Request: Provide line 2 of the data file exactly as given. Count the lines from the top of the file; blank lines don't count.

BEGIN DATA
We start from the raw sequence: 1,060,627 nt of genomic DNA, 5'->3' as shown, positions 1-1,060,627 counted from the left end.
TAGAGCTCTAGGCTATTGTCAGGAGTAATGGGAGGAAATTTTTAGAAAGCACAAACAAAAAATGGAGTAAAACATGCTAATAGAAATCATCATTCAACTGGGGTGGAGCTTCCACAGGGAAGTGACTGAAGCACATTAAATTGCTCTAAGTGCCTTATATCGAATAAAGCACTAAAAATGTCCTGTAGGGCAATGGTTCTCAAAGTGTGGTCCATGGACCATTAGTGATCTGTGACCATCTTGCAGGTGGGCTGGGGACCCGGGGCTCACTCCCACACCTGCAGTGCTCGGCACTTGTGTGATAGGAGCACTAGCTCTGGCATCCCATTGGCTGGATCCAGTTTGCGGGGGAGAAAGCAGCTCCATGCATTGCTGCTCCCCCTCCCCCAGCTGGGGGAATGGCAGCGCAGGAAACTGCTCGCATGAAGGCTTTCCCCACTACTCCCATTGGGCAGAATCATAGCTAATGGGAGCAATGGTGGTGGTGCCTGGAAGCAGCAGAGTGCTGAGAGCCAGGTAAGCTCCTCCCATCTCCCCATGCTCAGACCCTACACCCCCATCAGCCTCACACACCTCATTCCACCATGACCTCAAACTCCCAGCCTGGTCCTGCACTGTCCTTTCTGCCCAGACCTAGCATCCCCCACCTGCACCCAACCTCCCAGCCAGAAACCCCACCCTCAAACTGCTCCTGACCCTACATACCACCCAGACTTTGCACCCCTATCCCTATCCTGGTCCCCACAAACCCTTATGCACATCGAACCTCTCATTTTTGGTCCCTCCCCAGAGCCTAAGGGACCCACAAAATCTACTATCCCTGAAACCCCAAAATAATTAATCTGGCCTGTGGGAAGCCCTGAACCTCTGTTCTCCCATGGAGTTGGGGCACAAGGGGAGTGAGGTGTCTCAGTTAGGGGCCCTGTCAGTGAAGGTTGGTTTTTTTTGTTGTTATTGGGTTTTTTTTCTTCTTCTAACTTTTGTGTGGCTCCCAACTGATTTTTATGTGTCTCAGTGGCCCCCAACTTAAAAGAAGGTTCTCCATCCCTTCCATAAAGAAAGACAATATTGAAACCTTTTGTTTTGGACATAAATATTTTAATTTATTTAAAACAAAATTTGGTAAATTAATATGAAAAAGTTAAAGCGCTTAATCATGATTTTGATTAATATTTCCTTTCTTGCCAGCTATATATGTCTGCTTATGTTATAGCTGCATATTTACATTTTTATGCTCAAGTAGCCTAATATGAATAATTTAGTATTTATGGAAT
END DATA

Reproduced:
TAGAGCTCTAGGCTATTGTCAGGAGTAATGGGAGGAAATTTTTAGAAAGCACAAACAAAAAATGGAGTAAAACATGCTAATAGAAATCATCATTCAACTGGGGTGGAGCTTCCACAGGGAAGTGACTGAAGCACATTAAATTGCTCTAAGTGCCTTATATCGAATAAAGCACTAAAAATGTCCTGTAGGGCAATGGTTCTCAAAGTGTGGTCCATGGACCATTAGTGATCTGTGACCATCTTGCAGGTGGGCTGGGGACCCGGGGCTCACTCCCACACCTGCAGTGCTCGGCACTTGTGTGATAGGAGCACTAGCTCTGGCATCCCATTGGCTGGATCCAGTTTGCGGGGGAGAAAGCAGCTCCATGCATTGCTGCTCCCCCTCCCCCAGCTGGGGGAATGGCAGCGCAGGAAACTGCTCGCATGAAGGCTTTCCCCACTACTCCCATTGGGCAGAATCATAGCTAATGGGAGCAATGGTGGTGGTGCCTGGAAGCAGCAGAGTGCTGAGAGCCAGGTAAGCTCCTCCCATCTCCCCATGCTCAGACCCTACACCCCCATCAGCCTCACACACCTCATTCCACCATGACCTCAAACTCCCAGCCTGGTCCTGCACTGTCCTTTCTGCCCAGACCTAGCATCCCCCACCTGCACCCAACCTCCCAGCCAGAAACCCCACCCTCAAACTGCTCCTGACCCTACATACCACCCAGACTTTGCACCCCTATCCCTATCCTGGTCCCCACAAACCCTTATGCACATCGAACCTCTCATTTTTGGTCCCTCCCCAGAGCCTAAGGGACCCACAAAATCTACTATCCCTGAAACCCCAAAATAATTAATCTGGCCTGTGGGAAGCCCTGAACCTCTGTTCTCCCATGGAGTTGGGGCACAAGGGGAGTGAGGTGTCTCAGTTAGGGGCCCTGTCAGTGAAGGTTGGTTTTTTTTGTTGTTATTGGGTTTTTTTTCTTCTTCTAACTTTTGTGTGGCTCCCAACTGATTTTTATGTGTCTCAGTGGCCCCCAACTTAAAAGAAGGTTCTCCATCCCTTCCATAAAGAAAGACAATATTGAAACCTTTTGTTTTGGACATAAATATTTTAATTTATTTAAAACAAAATTTGGTAAATTAATATGAAAAAGTTAAAGCGCTTAATCATGATTTTGATTAATATTTCCTTTCTTGCCAGCTATATATGTCTGCTTATGTTATAGCTGCATATTTACATTTTTATGCTCAAGTAGCCTAATATGAATAATTTAGTATTTATGGAAT